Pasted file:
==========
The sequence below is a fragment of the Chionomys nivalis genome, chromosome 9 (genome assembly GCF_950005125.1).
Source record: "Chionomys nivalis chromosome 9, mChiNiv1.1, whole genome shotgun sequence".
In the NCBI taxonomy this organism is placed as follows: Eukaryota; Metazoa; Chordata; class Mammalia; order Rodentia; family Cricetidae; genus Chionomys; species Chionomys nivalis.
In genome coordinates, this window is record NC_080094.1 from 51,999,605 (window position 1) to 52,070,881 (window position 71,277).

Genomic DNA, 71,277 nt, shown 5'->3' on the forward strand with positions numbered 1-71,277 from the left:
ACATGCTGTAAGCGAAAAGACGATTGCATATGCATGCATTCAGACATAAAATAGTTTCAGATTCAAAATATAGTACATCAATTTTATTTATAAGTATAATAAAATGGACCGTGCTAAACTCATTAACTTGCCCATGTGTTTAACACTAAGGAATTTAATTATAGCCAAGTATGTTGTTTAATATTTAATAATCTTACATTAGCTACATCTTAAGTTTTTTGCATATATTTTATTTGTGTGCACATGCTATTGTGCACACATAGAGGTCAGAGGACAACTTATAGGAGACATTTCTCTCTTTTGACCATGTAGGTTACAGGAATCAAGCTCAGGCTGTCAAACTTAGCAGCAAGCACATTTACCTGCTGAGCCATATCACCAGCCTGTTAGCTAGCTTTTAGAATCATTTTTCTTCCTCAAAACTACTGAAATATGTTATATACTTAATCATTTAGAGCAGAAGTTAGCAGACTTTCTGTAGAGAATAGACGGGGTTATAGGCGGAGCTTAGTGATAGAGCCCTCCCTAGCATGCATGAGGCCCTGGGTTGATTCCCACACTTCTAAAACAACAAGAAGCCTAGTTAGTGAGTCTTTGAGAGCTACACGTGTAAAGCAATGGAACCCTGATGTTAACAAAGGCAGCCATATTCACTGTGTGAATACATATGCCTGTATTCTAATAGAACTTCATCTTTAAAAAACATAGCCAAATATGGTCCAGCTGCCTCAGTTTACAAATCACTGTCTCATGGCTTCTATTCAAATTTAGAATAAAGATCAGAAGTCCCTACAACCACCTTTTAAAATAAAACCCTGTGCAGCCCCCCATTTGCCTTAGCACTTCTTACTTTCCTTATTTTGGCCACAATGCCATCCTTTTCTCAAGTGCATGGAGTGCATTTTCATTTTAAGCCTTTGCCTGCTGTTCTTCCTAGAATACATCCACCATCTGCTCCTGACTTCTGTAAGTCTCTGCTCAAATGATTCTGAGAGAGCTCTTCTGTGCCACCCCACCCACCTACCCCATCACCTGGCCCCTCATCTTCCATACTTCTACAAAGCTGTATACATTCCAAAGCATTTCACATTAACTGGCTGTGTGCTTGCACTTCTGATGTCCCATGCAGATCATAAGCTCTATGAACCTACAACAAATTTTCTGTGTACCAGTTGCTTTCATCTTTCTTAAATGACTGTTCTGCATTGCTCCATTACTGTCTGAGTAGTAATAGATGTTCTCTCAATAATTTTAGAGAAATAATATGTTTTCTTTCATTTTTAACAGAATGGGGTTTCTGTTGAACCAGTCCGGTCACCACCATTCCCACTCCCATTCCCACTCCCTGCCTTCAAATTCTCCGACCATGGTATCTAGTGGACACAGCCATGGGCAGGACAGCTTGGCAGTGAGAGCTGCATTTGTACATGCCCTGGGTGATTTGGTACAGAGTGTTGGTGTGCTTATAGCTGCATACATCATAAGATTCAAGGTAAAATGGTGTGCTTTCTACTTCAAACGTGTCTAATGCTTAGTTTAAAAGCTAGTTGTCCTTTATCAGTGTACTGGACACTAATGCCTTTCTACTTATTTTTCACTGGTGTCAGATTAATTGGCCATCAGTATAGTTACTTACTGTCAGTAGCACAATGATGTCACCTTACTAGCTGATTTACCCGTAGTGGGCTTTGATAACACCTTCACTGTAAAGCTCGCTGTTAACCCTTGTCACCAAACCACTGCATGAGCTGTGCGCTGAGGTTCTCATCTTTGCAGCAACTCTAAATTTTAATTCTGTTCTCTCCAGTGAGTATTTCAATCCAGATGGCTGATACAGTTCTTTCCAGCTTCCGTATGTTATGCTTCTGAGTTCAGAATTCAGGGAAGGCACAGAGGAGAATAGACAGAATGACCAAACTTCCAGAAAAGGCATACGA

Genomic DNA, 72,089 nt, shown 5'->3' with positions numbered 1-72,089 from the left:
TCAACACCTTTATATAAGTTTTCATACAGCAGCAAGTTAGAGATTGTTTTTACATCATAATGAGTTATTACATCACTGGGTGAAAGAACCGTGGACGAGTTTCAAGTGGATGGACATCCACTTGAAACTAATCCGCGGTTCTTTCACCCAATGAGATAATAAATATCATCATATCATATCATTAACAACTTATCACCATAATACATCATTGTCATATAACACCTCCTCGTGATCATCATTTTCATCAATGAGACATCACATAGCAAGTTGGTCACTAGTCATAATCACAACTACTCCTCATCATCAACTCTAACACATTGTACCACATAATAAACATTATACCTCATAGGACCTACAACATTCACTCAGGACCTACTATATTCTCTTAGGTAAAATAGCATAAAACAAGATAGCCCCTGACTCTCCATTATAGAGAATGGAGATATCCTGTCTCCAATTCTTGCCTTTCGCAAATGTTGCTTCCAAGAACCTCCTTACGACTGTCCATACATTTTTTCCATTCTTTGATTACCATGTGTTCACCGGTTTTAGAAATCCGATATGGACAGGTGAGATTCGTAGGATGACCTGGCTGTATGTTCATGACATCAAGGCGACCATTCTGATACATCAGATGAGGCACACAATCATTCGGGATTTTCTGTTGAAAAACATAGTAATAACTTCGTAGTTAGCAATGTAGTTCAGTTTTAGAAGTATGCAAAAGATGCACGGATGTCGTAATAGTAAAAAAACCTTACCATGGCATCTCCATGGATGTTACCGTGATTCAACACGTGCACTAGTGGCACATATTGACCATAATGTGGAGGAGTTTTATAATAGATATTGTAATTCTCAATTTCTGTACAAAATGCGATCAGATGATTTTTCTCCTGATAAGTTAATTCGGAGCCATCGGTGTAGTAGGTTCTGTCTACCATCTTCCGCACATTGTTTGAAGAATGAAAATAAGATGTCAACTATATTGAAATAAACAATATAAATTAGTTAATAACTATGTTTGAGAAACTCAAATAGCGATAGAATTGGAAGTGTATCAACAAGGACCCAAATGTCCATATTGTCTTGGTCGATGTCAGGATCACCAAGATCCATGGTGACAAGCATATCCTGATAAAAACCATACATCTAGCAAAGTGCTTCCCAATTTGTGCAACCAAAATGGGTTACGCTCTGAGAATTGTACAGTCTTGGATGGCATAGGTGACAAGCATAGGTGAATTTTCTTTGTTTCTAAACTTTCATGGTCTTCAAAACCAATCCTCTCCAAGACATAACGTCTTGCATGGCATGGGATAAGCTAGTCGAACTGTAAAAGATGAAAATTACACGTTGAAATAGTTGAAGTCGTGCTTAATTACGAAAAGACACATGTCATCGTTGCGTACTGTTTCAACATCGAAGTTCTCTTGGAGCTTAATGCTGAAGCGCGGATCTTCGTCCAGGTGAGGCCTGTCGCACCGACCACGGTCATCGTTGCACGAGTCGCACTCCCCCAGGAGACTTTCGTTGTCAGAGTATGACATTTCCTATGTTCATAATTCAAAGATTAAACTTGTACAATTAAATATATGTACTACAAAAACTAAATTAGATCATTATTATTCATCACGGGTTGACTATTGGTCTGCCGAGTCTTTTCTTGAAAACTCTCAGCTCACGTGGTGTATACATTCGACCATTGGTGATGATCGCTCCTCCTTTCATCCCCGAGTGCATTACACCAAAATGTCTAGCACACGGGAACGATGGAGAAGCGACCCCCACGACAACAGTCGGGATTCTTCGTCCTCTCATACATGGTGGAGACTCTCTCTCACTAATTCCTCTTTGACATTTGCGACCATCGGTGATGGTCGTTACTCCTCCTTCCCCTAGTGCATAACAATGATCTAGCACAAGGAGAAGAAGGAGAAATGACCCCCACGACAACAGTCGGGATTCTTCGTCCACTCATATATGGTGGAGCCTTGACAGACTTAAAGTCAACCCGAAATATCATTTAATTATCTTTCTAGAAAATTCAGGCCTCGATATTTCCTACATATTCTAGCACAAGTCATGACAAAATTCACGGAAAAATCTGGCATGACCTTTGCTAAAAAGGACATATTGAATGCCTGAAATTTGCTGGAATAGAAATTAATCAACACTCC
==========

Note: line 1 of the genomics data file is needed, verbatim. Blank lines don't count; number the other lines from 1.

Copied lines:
The sequence below is a fragment of the Chionomys nivalis genome, chromosome 9 (genome assembly GCF_950005125.1).